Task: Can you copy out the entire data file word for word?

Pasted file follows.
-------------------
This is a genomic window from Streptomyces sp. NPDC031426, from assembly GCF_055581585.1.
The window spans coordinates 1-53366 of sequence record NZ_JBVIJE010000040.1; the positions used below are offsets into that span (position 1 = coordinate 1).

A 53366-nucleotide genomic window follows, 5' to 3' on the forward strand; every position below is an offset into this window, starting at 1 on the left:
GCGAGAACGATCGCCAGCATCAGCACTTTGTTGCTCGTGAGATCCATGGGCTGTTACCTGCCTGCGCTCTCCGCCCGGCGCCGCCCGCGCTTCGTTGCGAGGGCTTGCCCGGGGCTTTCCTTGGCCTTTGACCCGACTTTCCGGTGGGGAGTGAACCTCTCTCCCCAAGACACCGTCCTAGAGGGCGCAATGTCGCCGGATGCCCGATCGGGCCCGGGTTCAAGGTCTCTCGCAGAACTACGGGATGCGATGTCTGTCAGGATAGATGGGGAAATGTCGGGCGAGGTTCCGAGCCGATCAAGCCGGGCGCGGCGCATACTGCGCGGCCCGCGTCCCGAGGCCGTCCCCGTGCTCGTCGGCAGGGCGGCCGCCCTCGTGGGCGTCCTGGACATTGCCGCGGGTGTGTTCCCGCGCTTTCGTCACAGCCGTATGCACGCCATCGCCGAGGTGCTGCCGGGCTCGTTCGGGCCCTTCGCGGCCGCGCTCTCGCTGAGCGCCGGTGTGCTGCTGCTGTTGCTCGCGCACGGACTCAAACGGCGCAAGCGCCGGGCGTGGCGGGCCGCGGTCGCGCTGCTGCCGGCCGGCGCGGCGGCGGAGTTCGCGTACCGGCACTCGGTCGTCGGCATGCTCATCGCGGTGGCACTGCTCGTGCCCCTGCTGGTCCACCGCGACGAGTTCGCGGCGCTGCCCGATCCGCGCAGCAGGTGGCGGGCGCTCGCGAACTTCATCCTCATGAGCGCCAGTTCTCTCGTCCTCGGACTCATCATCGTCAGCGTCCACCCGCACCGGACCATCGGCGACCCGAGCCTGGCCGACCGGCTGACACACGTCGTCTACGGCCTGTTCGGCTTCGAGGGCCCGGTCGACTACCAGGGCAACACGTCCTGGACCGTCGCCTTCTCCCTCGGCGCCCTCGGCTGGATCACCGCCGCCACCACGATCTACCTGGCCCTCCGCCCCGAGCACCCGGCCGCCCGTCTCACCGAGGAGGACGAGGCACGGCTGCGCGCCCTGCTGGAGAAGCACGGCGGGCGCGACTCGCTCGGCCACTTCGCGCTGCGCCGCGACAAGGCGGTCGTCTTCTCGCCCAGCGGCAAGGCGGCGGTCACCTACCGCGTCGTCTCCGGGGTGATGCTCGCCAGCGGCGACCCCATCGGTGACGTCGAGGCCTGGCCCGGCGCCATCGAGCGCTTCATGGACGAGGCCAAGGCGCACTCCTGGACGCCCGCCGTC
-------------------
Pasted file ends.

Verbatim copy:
This is a genomic window from Streptomyces sp. NPDC031426, from assembly GCF_055581585.1.
The window spans coordinates 1-53366 of sequence record NZ_JBVIJE010000040.1; the positions used below are offsets into that span (position 1 = coordinate 1).

A 53366-nucleotide genomic window follows, 5' to 3' on the forward strand; every position below is an offset into this window, starting at 1 on the left:
GCGAGAACGATCGCCAGCATCAGCACTTTGTTGCTCGTGAGATCCATGGGCTGTTACCTGCCTGCGCTCTCCGCCCGGCGCCGCCCGCGCTTCGTTGCGAGGGCTTGCCCGGGGCTTTCCTTGGCCTTTGACCCGACTTTCCGGTGGGGAGTGAACCTCTCTCCCCAAGACACCGTCCTAGAGGGCGCAATGTCGCCGGATGCCCGATCGGGCCCGGGTTCAAGGTCTCTCGCAGAACTACGGGATGCGATGTCTGTCAGGATAGATGGGGAAATGTCGGGCGAGGTTCCGAGCCGATCAAGCCGGGCGCGGCGCATACTGCGCGGCCCGCGTCCCGAGGCCGTCCCCGTGCTCGTCGGCAGGGCGGCCGCCCTCGTGGGCGTCCTGGACATTGCCGCGGGTGTGTTCCCGCGCTTTCGTCACAGCCGTATGCACGCCATCGCCGAGGTGCTGCCGGGCTCGTTCGGGCCCTTCGCGGCCGCGCTCTCGCTGAGCGCCGGTGTGCTGCTGCTGTTGCTCGCGCACGGACTCAAACGGCGCAAGCGCCGGGCGTGGCGGGCCGCGGTCGCGCTGCTGCCGGCCGGCGCGGCGGCGGAGTTCGCGTACCGGCACTCGGTCGTCGGCATGCTCATCGCGGTGGCACTGCTCGTGCCCCTGCTGGTCCACCGCGACGAGTTCGCGGCGCTGCCCGATCCGCGCAGCAGGTGGCGGGCGCTCGCGAACTTCATCCTCATGAGCGCCAGTTCTCTCGTCCTCGGACTCATCATCGTCAGCGTCCACCCGCACCGGACCATCGGCGACCCGAGCCTGGCCGACCGGCTGACACACGTCGTCTACGGCCTGTTCGGCTTCGAGGGCCCGGTCGACTACCAGGGCAACACGTCCTGGACCGTCGCCTTCTCCCTCGGCGCCCTCGGCTGGATCACCGCCGCCACCACGATCTACCTGGCCCTCCGCCCCGAGCACCCGGCCGCCCGTCTCACCGAGGAGGACGAGGCACGGCTGCGCGCCCTGCTGGAGAAGCACGGCGGGCGCGACTCGCTCGGCCACTTCGCGCTGCGCCGCGACAAGGCGGTCGTCTTCTCGCCCAGCGGCAAGGCGGCGGTCACCTACCGCGTCGTCTCCGGGGTGATGCTCGCCAGCGGCGACCCCATCGGTGACGTCGAGGCCTGGCCCGGCGCCATCGAGCGCTTCATGGACGAGGCCAAGGCGCACTCCTGGACGCCCGCCGTC